A spiritual community is, therefore, even more against the flow of our times now than it was even fifty years ago. It is certainly a participator activity rather than a spectator one. Spectators may come and see, but they do not get much from it until they really start to take part.

Many so-called monasteries or ashrams now pay their ’staff’. They are becoming businesses. Spiritual materialism has progressed from being a personal attitude to being an institutionalised practice. All this is lamentable. In individual cases, you can see the logic, which is generally, essentially, that one has to survive within the culture and this is the way our culture is now.

Increasingly, furthermore, we do not value things unless they have a price tag. That completely artificial label substitutes for our judgement of the spiritual substance of the matter, just as nowadays nobody can, any more, make an intelligent judgement about whether food it still good or not, but has to look at the date stamp on the packet. The loss of love is also a loss of confidence and a loss of appreciation of real things.

Disaster Waiting to Happen
Such total dependence upon money also makes us extremely vulnerable. Money is artificial and its value is sustained almost entirely by confidence. This is a house of cards. More than a house, it is now a tall tower. All this can collapse. When it does where are we? In despair. There are now quite a few countries that have gone through such despair - Argentina, Greece, Portugal - but these countries are not the biggest or most powerful. The turn of the latter will come in due course - they have already had some tremors. In the past, periods of social madness generally ended in wars. Increasingly, nowadays, they end in economic collapse. When that collapse comes, many values will change. It could be for the better, or for the worse. One of the reasons for establishing a spiritual community is to create a seed pod that might survive such collapse and carry good values into the post-disaster world.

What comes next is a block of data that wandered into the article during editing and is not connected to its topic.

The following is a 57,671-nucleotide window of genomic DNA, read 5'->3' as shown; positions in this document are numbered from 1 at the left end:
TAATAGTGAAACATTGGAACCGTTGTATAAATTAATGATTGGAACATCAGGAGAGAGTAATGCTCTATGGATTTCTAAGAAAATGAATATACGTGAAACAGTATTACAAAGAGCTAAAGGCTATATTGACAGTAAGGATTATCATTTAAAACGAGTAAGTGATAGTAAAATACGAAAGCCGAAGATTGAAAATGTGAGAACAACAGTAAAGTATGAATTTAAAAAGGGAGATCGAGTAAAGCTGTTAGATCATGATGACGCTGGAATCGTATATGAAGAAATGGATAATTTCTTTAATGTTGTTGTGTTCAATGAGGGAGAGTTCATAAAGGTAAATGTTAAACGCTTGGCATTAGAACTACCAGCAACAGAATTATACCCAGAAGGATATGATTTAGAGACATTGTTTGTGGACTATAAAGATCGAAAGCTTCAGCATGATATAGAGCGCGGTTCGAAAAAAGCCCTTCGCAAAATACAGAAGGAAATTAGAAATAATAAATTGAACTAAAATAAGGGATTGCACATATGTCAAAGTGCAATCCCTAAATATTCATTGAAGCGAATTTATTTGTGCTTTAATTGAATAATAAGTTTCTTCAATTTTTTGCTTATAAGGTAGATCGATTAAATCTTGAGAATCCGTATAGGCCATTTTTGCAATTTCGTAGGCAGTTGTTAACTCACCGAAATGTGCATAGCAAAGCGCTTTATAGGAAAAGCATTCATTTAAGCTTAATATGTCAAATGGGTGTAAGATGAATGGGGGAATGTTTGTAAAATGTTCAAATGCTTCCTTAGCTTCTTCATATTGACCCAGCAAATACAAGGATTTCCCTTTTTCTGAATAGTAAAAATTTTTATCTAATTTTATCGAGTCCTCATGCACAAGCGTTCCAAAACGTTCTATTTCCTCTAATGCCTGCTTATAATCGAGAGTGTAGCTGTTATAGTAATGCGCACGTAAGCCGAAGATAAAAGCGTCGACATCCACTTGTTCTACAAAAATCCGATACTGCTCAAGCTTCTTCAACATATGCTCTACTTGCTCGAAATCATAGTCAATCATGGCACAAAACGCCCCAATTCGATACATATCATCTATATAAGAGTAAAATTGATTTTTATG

There is a natural tendency for people to think that things will go on as they are forever. They ignore the writing on the wall. We cannot foresee the future, but we can see the piling up of bad karma and the degeneration of wholesome values. Perhaps building spiritual community is a bit like being Noah before the flood.

Building Amor on a Small Scale
So we are engaged in building an ark. At present not many people are interested. They come to visit and are surprised at the unfamiliar atmosphere. They breath the air of love and freedom and go away feeling slightly intoxicated, as they return to the ‘real world’ of stressful, artificial living, slightly unsettled in their conviction that there is no alternative. Perhaps, when the need for an alternative is thrust upon them they may remember. Perhaps there will one day be a whole fleet of arks, all different colours, shapes and sizes.